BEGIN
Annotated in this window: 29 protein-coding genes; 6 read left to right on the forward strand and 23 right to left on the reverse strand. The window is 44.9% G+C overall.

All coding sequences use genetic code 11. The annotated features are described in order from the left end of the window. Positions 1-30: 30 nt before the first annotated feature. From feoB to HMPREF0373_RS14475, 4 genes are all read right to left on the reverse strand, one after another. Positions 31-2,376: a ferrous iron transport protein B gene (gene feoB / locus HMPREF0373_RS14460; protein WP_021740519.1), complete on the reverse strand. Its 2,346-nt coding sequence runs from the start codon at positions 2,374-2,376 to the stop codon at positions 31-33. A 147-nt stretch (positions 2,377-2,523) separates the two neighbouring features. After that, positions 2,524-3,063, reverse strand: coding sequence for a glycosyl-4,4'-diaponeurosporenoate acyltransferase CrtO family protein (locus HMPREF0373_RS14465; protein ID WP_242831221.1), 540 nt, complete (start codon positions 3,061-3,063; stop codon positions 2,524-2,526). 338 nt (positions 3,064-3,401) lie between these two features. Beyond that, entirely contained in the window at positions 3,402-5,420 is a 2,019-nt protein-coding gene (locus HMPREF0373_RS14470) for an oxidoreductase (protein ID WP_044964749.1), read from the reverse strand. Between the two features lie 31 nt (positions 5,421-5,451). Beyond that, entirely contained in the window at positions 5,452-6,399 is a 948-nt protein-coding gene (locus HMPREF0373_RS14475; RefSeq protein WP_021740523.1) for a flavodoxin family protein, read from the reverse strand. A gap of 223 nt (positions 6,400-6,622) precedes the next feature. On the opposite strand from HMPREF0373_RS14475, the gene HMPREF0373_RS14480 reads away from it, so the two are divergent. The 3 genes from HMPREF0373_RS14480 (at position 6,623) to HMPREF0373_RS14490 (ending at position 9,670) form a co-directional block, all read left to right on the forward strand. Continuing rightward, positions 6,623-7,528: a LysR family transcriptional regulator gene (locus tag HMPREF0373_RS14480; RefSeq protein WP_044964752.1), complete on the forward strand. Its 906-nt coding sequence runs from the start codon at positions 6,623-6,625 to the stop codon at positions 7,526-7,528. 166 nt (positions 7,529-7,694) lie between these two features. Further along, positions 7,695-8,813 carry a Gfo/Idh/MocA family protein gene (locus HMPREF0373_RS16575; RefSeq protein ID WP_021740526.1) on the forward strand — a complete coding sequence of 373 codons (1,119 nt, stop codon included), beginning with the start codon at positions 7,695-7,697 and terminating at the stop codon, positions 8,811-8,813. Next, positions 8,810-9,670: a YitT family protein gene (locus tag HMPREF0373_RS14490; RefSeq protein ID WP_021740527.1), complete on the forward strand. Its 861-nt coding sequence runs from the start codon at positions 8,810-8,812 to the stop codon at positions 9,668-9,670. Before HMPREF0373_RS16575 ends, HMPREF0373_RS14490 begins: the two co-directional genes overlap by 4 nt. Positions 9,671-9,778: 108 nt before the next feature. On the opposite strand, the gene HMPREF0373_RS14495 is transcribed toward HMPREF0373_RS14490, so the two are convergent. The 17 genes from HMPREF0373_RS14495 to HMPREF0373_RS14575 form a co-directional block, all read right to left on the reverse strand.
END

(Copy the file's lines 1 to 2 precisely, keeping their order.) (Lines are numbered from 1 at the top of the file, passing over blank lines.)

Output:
Annotated in this window: 29 protein-coding genes; 6 read left to right on the forward strand and 23 right to left on the reverse strand. The window is 44.9% G+C overall.

All coding sequences use genetic code 11. The annotated features are described in order from the left end of the window. Positions 1-30: 30 nt before the first annotated feature. From feoB to HMPREF0373_RS14475, 4 genes are all read right to left on the reverse strand, one after another. Positions 31-2,376: a ferrous iron transport protein B gene (gene feoB / locus HMPREF0373_RS14460; protein WP_021740519.1), complete on the reverse strand. Its 2,346-nt coding sequence runs from the start codon at positions 2,374-2,376 to the stop codon at positions 31-33. A 147-nt stretch (positions 2,377-2,523) separates the two neighbouring features. After that, positions 2,524-3,063, reverse strand: coding sequence for a glycosyl-4,4'-diaponeurosporenoate acyltransferase CrtO family protein (locus HMPREF0373_RS14465; protein ID WP_242831221.1), 540 nt, complete (start codon positions 3,061-3,063; stop codon positions 2,524-2,526). 338 nt (positions 3,064-3,401) lie between these two features. Beyond that, entirely contained in the window at positions 3,402-5,420 is a 2,019-nt protein-coding gene (locus HMPREF0373_RS14470) for an oxidoreductase (protein ID WP_044964749.1), read from the reverse strand. Between the two features lie 31 nt (positions 5,421-5,451). Beyond that, entirely contained in the window at positions 5,452-6,399 is a 948-nt protein-coding gene (locus HMPREF0373_RS14475; RefSeq protein WP_021740523.1) for a flavodoxin family protein, read from the reverse strand. A gap of 223 nt (positions 6,400-6,622) precedes the next feature. On the opposite strand from HMPREF0373_RS14475, the gene HMPREF0373_RS14480 reads away from it, so the two are divergent. The 3 genes from HMPREF0373_RS14480 (at position 6,623) to HMPREF0373_RS14490 (ending at position 9,670) form a co-directional block, all read left to right on the forward strand. Continuing rightward, positions 6,623-7,528: a LysR family transcriptional regulator gene (locus tag HMPREF0373_RS14480; RefSeq protein WP_044964752.1), complete on the forward strand. Its 906-nt coding sequence runs from the start codon at positions 6,623-6,625 to the stop codon at positions 7,526-7,528. 166 nt (positions 7,529-7,694) lie between these two features. Further along, positions 7,695-8,813 carry a Gfo/Idh/MocA family protein gene (locus HMPREF0373_RS16575; RefSeq protein ID WP_021740526.1) on the forward strand — a complete coding sequence of 373 codons (1,119 nt, stop codon included), beginning with the start codon at positions 7,695-7,697 and terminating at the stop codon, positions 8,811-8,813. Next, positions 8,810-9,670: a YitT family protein gene (locus tag HMPREF0373_RS14490; RefSeq protein ID WP_021740527.1), complete on the forward strand. Its 861-nt coding sequence runs from the start codon at positions 8,810-8,812 to the stop codon at positions 9,668-9,670. Before HMPREF0373_RS16575 ends, HMPREF0373_RS14490 begins: the two co-directional genes overlap by 4 nt. Positions 9,671-9,778: 108 nt before the next feature. On the opposite strand, the gene HMPREF0373_RS14495 is transcribed toward HMPREF0373_RS14490, so the two are convergent. The 17 genes from HMPREF0373_RS14495 to HMPREF0373_RS14575 form a co-directional block, all read right to left on the reverse strand.